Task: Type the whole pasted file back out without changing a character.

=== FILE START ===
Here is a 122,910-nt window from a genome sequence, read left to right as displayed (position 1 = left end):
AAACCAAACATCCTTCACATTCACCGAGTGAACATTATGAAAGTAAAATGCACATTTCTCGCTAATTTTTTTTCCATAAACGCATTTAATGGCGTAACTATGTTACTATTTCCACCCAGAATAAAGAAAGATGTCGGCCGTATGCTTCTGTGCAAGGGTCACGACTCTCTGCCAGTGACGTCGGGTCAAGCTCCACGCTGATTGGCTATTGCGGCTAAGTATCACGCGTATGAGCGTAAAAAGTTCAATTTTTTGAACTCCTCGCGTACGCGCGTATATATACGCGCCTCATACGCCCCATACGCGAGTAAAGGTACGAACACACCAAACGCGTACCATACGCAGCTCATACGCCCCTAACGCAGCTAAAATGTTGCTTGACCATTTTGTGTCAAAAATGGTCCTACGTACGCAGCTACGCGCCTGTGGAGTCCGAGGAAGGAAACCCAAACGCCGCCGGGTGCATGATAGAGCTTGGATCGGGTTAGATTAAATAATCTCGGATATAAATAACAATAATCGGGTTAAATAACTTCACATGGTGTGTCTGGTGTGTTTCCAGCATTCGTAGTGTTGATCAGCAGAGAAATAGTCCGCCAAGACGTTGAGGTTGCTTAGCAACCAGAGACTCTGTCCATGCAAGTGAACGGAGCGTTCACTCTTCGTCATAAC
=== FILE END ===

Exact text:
Here is a 122,910-nt window from a genome sequence, read left to right as displayed (position 1 = left end):
AAACCAAACATCCTTCACATTCACCGAGTGAACATTATGAAAGTAAAATGCACATTTCTCGCTAATTTTTTTTCCATAAACGCATTTAATGGCGTAACTATGTTACTATTTCCACCCAGAATAAAGAAAGATGTCGGCCGTATGCTTCTGTGCAAGGGTCACGACTCTCTGCCAGTGACGTCGGGTCAAGCTCCACGCTGATTGGCTATTGCGGCTAAGTATCACGCGTATGAGCGTAAAAAGTTCAATTTTTTGAACTCCTCGCGTACGCGCGTATATATACGCGCCTCATACGCCCCATACGCGAGTAAAGGTACGAACACACCAAACGCGTACCATACGCAGCTCATACGCCCCTAACGCAGCTAAAATGTTGCTTGACCATTTTGTGTCAAAAATGGTCCTACGTACGCAGCTACGCGCCTGTGGAGTCCGAGGAAGGAAACCCAAACGCCGCCGGGTGCATGATAGAGCTTGGATCGGGTTAGATTAAATAATCTCGGATATAAATAACAATAATCGGGTTAAATAACTTCACATGGTGTGTCTGGTGTGTTTCCAGCATTCGTAGTGTTGATCAGCAGAGAAATAGTCCGCCAAGACGTTGAGGTTGCTTAGCAACCAGAGACTCTGTCCATGCAAGTGAACGGAGCGTTCACTCTTCGTCATAAC